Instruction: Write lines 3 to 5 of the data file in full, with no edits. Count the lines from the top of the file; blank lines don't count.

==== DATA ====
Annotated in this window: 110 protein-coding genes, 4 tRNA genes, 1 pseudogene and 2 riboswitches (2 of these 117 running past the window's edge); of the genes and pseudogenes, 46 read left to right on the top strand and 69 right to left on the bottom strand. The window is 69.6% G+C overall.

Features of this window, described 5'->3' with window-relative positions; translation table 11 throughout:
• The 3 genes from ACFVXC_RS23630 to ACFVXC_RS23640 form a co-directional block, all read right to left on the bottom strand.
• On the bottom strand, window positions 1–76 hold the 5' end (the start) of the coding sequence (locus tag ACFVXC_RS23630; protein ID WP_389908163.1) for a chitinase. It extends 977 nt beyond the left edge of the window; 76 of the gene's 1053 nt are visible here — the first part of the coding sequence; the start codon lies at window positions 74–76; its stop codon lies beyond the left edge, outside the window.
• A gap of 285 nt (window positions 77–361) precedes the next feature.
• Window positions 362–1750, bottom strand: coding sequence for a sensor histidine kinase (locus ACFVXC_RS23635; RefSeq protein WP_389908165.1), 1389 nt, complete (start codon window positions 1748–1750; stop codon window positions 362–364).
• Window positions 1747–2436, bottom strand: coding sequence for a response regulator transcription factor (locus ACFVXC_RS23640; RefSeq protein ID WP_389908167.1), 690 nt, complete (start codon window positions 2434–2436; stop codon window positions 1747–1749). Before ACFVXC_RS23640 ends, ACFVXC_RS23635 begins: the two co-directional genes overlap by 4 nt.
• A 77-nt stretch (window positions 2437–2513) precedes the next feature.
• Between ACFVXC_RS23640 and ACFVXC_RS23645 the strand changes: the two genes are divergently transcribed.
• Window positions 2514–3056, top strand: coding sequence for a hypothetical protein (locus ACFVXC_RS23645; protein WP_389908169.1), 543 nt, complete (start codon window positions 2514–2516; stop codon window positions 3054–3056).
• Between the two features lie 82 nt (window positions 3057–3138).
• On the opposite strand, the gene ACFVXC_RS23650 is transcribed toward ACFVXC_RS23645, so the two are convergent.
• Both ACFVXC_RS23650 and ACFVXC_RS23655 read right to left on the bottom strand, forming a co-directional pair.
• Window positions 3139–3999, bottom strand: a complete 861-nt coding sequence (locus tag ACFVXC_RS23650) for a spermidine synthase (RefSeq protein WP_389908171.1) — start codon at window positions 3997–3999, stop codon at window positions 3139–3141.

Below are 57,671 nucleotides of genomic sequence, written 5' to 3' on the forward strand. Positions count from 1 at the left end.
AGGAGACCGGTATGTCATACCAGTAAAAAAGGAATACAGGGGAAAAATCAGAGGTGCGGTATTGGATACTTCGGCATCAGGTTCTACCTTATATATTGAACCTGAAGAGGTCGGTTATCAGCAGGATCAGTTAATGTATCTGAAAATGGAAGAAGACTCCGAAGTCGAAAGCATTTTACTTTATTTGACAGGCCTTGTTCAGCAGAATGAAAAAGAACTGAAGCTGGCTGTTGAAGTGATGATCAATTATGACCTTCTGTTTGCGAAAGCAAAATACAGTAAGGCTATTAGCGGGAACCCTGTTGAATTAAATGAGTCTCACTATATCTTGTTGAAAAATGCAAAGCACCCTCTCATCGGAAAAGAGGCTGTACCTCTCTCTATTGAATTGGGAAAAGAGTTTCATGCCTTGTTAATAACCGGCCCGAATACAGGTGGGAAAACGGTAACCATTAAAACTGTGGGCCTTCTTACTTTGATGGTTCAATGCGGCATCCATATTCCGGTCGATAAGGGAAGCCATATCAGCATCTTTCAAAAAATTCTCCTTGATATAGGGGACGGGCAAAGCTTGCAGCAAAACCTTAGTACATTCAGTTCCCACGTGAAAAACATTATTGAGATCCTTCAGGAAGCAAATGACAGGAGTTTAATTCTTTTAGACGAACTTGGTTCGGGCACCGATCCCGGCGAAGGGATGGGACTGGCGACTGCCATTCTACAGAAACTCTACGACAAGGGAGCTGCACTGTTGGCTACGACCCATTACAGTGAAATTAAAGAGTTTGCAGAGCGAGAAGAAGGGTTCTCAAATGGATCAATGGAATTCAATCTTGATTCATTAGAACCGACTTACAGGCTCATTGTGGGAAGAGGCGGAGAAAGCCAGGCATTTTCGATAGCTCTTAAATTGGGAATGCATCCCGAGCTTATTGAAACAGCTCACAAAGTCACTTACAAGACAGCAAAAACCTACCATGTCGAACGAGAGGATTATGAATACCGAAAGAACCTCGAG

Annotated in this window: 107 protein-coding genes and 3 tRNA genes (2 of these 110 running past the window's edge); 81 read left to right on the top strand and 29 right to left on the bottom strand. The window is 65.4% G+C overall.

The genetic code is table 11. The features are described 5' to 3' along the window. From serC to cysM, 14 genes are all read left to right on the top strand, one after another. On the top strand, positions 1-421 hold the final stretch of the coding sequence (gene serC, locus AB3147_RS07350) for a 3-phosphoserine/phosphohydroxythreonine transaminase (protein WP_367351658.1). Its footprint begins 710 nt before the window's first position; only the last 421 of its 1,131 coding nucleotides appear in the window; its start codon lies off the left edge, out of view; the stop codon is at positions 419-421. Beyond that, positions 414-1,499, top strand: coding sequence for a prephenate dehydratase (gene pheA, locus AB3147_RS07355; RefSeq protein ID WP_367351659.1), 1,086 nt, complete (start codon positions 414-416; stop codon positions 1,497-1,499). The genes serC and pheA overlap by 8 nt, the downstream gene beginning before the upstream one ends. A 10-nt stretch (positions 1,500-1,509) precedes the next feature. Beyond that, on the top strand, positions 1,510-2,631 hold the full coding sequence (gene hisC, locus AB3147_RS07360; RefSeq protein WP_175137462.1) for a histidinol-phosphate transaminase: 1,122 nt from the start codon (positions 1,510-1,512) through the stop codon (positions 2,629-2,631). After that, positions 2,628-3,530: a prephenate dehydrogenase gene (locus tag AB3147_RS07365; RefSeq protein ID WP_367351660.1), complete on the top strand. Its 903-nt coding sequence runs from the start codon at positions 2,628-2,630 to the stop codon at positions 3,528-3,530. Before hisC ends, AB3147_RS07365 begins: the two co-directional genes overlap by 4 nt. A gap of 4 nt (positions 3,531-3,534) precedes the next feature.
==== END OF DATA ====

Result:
• The 3 genes from ACFVXC_RS23630 to ACFVXC_RS23640 form a co-directional block, all read right to left on the bottom strand.
• On the bottom strand, window positions 1–76 hold the 5' end (the start) of the coding sequence (locus tag ACFVXC_RS23630; protein ID WP_389908163.1) for a chitinase. It extends 977 nt beyond the left edge of the window; 76 of the gene's 1053 nt are visible here — the first part of the coding sequence; the start codon lies at window positions 74–76; its stop codon lies beyond the left edge, outside the window.
• A gap of 285 nt (window positions 77–361) precedes the next feature.